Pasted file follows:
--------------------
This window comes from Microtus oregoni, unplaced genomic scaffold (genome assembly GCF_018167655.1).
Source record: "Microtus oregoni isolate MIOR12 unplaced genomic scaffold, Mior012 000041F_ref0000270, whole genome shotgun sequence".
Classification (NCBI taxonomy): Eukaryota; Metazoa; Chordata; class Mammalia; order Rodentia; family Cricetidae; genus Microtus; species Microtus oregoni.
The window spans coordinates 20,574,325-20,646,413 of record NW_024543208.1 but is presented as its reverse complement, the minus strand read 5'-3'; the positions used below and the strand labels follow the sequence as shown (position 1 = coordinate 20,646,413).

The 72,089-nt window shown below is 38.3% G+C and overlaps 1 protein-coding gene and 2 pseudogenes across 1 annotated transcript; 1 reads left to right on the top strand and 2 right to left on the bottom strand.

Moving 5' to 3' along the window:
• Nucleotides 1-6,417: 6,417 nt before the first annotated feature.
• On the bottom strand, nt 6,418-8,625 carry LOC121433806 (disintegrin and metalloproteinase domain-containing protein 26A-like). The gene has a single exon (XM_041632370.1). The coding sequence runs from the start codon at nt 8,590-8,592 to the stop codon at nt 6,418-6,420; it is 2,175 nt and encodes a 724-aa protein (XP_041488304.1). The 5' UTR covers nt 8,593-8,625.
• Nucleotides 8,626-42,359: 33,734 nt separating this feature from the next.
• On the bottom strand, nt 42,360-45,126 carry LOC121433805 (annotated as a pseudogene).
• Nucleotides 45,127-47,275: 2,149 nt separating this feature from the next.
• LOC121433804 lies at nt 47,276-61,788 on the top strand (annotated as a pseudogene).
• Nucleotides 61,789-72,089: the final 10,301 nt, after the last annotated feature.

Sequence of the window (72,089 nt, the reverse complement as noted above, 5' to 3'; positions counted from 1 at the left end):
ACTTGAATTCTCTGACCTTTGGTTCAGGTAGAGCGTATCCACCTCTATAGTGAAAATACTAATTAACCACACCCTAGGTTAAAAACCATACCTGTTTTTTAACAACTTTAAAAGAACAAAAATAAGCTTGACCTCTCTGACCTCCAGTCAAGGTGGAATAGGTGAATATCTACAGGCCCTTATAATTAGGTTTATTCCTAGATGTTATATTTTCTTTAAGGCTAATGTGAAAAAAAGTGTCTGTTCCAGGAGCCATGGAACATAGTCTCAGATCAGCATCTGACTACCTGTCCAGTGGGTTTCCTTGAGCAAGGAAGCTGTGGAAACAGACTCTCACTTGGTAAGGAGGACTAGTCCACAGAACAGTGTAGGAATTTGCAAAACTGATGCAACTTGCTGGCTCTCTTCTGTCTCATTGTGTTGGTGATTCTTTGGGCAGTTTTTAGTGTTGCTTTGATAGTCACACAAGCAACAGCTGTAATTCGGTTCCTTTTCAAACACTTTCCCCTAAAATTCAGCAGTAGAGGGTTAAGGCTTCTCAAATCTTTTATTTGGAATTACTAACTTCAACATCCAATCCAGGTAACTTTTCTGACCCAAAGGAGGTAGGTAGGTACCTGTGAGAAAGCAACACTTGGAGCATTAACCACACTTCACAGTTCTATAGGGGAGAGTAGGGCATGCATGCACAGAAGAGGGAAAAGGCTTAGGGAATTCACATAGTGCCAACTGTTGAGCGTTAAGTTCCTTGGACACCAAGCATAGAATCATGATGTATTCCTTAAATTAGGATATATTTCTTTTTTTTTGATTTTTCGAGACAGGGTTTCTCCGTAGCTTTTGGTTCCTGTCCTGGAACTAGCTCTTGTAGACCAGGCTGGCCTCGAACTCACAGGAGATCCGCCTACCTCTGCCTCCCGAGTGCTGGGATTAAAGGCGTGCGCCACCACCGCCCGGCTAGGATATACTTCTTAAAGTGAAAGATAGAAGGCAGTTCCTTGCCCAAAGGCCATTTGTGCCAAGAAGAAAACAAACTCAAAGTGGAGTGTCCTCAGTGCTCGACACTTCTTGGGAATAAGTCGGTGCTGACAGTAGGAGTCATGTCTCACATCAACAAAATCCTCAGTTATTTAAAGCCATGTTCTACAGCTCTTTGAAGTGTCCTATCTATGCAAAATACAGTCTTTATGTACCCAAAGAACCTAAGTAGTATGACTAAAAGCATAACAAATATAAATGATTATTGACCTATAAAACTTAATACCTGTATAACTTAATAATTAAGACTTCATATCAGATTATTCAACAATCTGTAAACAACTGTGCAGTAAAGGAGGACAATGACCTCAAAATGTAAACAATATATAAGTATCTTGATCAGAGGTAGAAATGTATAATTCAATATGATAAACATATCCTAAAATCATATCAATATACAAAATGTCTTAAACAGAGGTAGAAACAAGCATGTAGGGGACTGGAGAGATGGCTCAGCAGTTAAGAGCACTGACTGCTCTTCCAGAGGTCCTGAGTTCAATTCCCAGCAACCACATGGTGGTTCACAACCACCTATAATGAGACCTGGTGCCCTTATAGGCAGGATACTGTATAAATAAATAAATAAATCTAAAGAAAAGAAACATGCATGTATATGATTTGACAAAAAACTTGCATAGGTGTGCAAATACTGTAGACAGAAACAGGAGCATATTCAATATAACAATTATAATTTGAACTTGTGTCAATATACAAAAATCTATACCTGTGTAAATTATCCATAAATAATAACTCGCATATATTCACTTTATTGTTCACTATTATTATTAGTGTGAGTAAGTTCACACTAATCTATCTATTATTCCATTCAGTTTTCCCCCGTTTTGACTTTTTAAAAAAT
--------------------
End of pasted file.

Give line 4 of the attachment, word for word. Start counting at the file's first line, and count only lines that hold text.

The window spans coordinates 20,574,325-20,646,413 of record NW_024543208.1 but is presented as its reverse complement, the minus strand read 5'-3'; the positions used below and the strand labels follow the sequence as shown (position 1 = coordinate 20,646,413).